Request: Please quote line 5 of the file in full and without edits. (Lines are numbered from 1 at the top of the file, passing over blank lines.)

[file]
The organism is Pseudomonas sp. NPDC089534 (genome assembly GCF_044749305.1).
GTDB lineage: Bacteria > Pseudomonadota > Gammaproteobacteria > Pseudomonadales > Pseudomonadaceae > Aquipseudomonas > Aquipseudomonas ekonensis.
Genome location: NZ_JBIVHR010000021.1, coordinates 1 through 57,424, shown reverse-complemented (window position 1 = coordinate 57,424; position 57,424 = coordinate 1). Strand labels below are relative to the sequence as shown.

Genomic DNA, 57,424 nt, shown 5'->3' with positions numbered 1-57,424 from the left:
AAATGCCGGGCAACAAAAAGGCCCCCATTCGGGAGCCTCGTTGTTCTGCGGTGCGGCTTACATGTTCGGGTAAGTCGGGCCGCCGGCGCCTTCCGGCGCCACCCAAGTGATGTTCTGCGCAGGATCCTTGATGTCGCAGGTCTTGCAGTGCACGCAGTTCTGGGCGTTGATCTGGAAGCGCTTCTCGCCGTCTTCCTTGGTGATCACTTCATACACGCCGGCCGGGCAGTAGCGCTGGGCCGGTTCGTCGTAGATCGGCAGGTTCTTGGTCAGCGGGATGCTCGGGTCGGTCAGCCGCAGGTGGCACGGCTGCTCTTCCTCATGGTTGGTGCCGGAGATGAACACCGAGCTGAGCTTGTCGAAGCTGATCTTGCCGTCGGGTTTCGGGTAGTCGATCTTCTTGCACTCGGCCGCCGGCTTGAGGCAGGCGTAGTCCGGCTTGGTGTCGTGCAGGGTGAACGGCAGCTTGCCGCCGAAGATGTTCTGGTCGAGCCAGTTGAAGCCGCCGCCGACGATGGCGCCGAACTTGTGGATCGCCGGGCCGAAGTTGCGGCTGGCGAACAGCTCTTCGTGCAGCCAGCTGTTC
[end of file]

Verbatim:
AAATGCCGGGCAACAAAAAGGCCCCCATTCGGGAGCCTCGTTGTTCTGCGGTGCGGCTTACATGTTCGGGTAAGTCGGGCCGCCGGCGCCTTCCGGCGCCACCCAAGTGATGTTCTGCGCAGGATCCTTGATGTCGCAGGTCTTGCAGTGCACGCAGTTCTGGGCGTTGATCTGGAAGCGCTTCTCGCCGTCTTCCTTGGTGATCACTTCATACACGCCGGCCGGGCAGTAGCGCTGGGCCGGTTCGTCGTAGATCGGCAGGTTCTTGGTCAGCGGGATGCTCGGGTCGGTCAGCCGCAGGTGGCACGGCTGCTCTTCCTCATGGTTGGTGCCGGAGATGAACACCGAGCTGAGCTTGTCGAAGCTGATCTTGCCGTCGGGTTTCGGGTAGTCGATCTTCTTGCACTCGGCCGCCGGCTTGAGGCAGGCGTAGTCCGGCTTGGTGTCGTGCAGGGTGAACGGCAGCTTGCCGCCGAAGATGTTCTGGTCGAGCCAGTTGAAGCCGCCGCCGACGATGGCGCCGAACTTGTGGATCGCCGGGCCGAAGTTGCGGCTGGCGAACAGCTCTTCGTGCAGCCAGCTGTTC